When I finished my masters in biological photography and imaging I never imagined I’d be using those skills within a job in ecological consultancy, yet this is exactly how life has panned out, and gladly so. It’s great to be able to use my imaging skills for my job, a job which on the surface you would assume wouldn’t need such skills. The job is all about surveying and reporting – endless reporting – yet when on survey, imaging is vital. The most fun things to photograph in relation to the job are, of course, the bats (and maybe insects).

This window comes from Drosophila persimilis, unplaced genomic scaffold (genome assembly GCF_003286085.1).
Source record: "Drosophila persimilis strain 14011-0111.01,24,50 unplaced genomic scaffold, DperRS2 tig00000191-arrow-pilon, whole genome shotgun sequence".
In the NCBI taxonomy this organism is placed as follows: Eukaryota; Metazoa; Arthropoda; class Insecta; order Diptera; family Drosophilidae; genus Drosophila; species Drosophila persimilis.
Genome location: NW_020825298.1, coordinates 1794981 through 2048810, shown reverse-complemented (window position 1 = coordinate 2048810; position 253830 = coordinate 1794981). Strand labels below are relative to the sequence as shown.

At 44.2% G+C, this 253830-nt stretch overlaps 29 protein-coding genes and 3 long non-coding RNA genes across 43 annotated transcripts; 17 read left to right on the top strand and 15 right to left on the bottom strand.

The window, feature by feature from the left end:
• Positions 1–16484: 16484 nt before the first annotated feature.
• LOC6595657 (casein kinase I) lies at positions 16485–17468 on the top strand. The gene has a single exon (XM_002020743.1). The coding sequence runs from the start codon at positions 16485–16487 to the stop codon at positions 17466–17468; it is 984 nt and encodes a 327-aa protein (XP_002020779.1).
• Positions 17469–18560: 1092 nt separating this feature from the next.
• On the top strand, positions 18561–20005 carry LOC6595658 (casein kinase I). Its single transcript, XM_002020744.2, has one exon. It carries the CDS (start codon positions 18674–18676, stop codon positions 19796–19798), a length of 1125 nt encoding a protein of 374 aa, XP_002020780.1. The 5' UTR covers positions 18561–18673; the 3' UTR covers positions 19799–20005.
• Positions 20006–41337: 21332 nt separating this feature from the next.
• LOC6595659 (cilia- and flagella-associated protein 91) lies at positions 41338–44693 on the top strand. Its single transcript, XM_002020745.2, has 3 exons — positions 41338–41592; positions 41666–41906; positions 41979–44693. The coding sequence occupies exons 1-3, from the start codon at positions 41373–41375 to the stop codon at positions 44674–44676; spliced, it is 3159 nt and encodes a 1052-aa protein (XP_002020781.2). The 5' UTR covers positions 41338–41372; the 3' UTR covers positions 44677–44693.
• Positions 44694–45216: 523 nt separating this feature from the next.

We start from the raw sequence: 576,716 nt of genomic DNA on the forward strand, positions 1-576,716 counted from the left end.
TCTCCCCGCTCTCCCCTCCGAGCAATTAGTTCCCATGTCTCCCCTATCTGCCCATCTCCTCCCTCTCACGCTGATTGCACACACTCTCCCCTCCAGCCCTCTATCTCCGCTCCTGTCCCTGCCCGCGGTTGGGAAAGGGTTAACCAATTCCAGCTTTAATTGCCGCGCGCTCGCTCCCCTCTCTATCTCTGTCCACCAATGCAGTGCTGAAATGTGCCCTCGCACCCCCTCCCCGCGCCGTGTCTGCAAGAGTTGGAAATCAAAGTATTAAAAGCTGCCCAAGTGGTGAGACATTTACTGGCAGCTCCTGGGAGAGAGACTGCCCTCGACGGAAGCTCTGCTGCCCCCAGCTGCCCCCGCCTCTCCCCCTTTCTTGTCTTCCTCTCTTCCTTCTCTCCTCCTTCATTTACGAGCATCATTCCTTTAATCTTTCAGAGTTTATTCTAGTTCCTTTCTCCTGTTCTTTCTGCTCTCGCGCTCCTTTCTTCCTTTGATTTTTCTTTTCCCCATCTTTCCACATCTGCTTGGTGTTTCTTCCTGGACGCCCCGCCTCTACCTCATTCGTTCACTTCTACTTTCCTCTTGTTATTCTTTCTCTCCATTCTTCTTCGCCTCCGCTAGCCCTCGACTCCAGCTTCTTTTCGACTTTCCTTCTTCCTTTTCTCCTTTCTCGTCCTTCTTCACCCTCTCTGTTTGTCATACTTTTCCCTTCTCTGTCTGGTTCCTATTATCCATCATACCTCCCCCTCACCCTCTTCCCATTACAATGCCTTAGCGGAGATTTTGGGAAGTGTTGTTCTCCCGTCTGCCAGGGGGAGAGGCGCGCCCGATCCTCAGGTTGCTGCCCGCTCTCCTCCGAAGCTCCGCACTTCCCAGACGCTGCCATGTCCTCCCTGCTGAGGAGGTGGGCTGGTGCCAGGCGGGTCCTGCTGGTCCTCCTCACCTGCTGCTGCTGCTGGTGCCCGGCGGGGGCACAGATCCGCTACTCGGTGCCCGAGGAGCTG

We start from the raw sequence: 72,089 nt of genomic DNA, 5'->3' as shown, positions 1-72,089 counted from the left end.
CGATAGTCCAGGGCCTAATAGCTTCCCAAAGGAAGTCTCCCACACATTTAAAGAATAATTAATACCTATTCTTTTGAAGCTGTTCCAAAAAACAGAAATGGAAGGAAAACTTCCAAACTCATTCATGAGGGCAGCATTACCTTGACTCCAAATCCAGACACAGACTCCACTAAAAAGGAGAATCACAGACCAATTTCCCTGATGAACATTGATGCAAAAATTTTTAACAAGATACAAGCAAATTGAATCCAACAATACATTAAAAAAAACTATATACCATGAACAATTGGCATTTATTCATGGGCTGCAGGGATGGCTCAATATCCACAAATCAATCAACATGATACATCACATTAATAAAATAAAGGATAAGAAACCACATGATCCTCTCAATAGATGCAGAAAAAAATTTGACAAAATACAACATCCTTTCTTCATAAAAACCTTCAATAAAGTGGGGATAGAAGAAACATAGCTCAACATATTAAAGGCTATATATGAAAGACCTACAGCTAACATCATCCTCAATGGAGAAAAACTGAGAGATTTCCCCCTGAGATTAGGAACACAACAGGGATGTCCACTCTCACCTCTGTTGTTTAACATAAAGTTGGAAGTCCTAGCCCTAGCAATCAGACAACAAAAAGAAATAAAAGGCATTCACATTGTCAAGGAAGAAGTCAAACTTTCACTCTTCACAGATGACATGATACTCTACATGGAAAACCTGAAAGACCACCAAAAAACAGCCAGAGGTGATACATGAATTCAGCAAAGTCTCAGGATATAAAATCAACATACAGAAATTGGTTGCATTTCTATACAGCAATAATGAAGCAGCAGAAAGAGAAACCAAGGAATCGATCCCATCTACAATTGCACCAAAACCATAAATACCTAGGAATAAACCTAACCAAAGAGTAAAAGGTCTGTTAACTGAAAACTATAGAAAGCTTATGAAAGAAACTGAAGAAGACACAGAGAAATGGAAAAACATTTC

Thus far, photographing bats in flight has eluded me. I’ve managed to photograph bats during bat box checks, and bats in the rehabilitation flight cage as shown.
I’m also using IR cameras and LED lights to film bats during survey – which has become standard practice and will be incorporated into survey guidelines; and bought myself a a Canon XA-40 IR camera last year for freelance survey work. Some footage taken this weekend shown here. The quality is amazing and the lights make all the difference to the quality and value of the data. This is important when confirming presence of bats at a roost, which helps to protect and conserve important roosts and bat species.